Moral Authoritarianism: Neighborhood Associations in the Three Koreas, 1931-1972
Published by: University of Hawai'i Press
Imprint: University of Hawaii Press
Sales Date: 2023-11-30
Published: November 2023
392 Pages, 152.00 x 228.00 mm, 5 b&w illustrations
Temporarily Out Of StockAdd to Wishlist
Moral Authoritarianism offers a new perspective on the three modern Korean states—the Japanese colonial state, South Korea, and North Korea—by studying neighborhood associations during the four war decades (1930s–1960s). The existing historiography perceives the three states in relation to imperialism and to the Cold War, thus emphasizing their differences by political changes. By shifting the focus from national policy to local society, this book instead reveals their deep similarities. Neighborhood associations dated back to the premodern Chosŏn period (1392–1910), when they were used to assist local governance. They faded in significance until the colonial government established “patriotic neighborhood associations” in 1938 for its war against China. Through analysis of government documents from the three Koreas and additional sources that include diaries, leaflets, newspapers, and even fiction, Moral Authoritarianism explores neighborhood associations as a site of negotiation between families, local society, and the central government; exposing the moral authoritarian structure present in all three Koreas.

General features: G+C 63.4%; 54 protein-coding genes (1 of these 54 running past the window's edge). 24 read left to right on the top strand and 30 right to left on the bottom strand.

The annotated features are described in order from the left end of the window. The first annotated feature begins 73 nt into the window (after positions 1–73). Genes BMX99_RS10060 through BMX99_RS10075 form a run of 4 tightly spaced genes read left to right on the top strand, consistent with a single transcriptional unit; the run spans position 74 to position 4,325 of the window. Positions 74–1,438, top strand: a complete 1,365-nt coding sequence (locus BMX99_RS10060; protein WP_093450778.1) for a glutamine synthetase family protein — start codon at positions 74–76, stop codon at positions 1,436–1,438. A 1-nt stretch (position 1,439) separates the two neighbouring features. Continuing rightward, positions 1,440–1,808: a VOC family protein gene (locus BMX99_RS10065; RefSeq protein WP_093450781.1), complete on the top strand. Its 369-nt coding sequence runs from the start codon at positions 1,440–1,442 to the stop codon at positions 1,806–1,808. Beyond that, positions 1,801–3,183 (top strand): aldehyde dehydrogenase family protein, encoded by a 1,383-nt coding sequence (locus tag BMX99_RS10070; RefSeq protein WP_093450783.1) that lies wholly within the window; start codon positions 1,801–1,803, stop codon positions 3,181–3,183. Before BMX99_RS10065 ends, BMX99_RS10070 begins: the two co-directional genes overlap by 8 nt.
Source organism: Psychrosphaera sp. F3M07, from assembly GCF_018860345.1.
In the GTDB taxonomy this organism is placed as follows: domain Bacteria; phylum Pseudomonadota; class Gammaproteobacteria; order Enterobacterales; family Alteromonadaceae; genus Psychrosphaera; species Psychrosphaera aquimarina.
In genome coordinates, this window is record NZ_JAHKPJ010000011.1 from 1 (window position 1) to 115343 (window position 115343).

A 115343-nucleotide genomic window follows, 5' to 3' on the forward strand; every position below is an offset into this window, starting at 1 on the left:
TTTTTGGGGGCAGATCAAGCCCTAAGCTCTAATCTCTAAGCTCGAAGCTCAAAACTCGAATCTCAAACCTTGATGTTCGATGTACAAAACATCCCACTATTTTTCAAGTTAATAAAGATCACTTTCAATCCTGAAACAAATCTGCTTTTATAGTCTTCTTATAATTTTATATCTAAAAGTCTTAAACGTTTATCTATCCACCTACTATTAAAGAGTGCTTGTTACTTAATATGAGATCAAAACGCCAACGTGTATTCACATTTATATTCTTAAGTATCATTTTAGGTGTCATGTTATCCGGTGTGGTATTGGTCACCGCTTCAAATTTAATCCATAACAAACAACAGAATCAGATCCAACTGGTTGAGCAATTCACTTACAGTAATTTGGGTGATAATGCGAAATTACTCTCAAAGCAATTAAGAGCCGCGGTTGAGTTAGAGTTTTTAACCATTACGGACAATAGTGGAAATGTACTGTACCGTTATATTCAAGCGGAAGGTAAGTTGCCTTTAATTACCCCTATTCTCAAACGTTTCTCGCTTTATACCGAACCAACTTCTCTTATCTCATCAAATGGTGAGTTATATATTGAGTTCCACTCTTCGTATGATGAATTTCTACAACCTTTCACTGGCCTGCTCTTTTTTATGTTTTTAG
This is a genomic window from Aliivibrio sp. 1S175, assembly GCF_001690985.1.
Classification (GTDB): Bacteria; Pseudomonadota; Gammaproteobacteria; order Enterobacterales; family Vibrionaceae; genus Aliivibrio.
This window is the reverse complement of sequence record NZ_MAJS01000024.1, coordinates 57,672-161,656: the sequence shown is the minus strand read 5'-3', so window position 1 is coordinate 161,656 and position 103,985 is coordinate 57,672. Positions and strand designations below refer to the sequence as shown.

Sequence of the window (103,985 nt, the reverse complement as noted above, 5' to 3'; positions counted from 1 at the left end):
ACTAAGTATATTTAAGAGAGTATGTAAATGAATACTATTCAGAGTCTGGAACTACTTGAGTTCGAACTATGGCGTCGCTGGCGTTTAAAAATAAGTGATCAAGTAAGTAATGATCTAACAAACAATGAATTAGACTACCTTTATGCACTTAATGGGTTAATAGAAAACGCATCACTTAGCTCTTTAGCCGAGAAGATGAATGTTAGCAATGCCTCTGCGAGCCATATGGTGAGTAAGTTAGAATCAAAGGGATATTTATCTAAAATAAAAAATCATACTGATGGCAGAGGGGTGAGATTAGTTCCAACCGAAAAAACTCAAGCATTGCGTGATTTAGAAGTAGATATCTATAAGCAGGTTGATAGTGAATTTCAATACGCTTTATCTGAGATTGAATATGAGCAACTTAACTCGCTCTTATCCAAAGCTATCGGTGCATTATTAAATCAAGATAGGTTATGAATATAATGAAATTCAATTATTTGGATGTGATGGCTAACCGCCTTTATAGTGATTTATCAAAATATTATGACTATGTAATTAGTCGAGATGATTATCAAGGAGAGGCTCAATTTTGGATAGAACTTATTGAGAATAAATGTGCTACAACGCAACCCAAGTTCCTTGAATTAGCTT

Colonial neighborhood associations, tasked with the national mobilization of local Koreans, advanced programs of mass enlightenment that privileged state interests over individual rights, in the process blurring the line between morality and state authority and superimposing patriarchal familial dynamics on societal relations. Despite their different ideological orientations, the neighborhood associations of two postliberation Koreas shared the same enlightenment mission with their earlier forms, and this commonality is critical to understanding the authoritarian direction taken by South and North Korea. The neighborhood association entrusted each state with promoting community-based morality and spirit of voluntarism as an alternative to amoral laissez-faire capitalism and the individual right-based West. Consequently, the state retained its supremacy over the populace at the most basic level of community organization, and Koreans were encouraged to respond to state calls, culminating into two authoritarianisms of the 1970s—Korean style democracy and “our own style” socialism.